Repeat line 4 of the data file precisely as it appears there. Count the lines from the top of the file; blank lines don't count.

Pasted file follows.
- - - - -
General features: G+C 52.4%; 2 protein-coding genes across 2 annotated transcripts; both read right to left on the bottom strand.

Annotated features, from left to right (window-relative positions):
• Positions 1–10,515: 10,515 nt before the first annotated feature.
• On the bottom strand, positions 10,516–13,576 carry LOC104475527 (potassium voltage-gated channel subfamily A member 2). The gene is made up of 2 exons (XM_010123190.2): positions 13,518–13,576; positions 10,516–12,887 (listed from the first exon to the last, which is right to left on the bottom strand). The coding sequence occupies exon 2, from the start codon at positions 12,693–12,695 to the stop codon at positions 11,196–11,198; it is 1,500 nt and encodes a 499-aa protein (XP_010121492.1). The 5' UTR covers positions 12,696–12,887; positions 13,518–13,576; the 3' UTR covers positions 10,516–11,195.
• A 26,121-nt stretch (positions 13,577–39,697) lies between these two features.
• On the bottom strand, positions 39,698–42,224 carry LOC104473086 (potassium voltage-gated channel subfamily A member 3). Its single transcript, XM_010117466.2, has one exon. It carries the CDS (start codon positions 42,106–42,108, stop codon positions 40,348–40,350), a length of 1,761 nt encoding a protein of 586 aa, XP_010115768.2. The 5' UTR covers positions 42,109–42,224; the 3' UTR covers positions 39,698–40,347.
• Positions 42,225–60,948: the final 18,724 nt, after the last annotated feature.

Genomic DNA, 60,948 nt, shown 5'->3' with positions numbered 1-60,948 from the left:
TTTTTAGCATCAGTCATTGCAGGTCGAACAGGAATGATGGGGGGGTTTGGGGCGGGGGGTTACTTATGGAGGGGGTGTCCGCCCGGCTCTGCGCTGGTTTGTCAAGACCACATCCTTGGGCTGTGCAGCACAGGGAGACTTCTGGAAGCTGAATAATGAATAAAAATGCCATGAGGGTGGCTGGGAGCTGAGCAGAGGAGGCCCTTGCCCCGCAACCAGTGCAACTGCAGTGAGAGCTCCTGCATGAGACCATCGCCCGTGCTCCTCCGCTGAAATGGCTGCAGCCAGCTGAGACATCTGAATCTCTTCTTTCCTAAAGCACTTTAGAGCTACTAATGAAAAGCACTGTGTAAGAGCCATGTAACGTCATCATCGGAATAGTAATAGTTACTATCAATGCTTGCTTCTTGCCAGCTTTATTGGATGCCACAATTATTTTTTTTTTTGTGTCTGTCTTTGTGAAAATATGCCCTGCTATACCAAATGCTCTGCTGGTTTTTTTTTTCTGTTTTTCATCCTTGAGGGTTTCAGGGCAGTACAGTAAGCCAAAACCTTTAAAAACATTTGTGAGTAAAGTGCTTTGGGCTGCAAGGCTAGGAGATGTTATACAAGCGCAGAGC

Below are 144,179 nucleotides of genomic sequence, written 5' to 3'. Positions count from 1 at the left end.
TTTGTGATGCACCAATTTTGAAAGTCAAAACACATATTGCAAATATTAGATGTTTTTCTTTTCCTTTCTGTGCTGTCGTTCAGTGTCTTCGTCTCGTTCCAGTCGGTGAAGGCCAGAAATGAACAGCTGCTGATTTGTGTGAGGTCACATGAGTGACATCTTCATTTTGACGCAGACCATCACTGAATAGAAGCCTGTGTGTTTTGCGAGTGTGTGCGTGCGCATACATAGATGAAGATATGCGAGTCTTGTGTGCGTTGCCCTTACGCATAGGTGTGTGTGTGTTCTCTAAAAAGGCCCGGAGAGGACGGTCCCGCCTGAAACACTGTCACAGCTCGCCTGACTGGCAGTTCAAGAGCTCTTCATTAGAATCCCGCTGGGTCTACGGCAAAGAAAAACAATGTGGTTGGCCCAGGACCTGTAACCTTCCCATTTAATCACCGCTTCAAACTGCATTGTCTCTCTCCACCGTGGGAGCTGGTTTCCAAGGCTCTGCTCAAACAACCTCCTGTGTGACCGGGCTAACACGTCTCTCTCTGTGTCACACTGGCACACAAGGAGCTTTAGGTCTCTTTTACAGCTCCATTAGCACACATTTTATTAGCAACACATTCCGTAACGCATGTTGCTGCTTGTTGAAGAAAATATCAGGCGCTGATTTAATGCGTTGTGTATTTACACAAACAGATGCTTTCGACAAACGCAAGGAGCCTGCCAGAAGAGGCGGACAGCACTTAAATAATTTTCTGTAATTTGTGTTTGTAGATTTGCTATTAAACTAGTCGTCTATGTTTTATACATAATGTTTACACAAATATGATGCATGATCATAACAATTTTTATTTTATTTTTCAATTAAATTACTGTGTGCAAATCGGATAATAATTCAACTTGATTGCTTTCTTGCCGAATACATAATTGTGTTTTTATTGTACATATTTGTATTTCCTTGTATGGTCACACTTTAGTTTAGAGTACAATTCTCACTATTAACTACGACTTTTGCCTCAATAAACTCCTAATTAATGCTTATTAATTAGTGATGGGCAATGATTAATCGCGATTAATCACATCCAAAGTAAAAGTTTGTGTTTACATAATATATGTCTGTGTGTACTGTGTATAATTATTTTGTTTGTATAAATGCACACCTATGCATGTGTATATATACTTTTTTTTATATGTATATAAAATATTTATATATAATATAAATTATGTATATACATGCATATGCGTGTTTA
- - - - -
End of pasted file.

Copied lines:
• On the bottom strand, positions 10,516–13,576 carry LOC104475527 (potassium voltage-gated channel subfamily A member 2). The gene is made up of 2 exons (XM_010123190.2): positions 13,518–13,576; positions 10,516–12,887 (listed from the first exon to the last, which is right to left on the bottom strand). The coding sequence occupies exon 2, from the start codon at positions 12,693–12,695 to the stop codon at positions 11,196–11,198; it is 1,500 nt and encodes a 499-aa protein (XP_010121492.1). The 5' UTR covers positions 12,696–12,887; positions 13,518–13,576; the 3' UTR covers positions 10,516–11,195.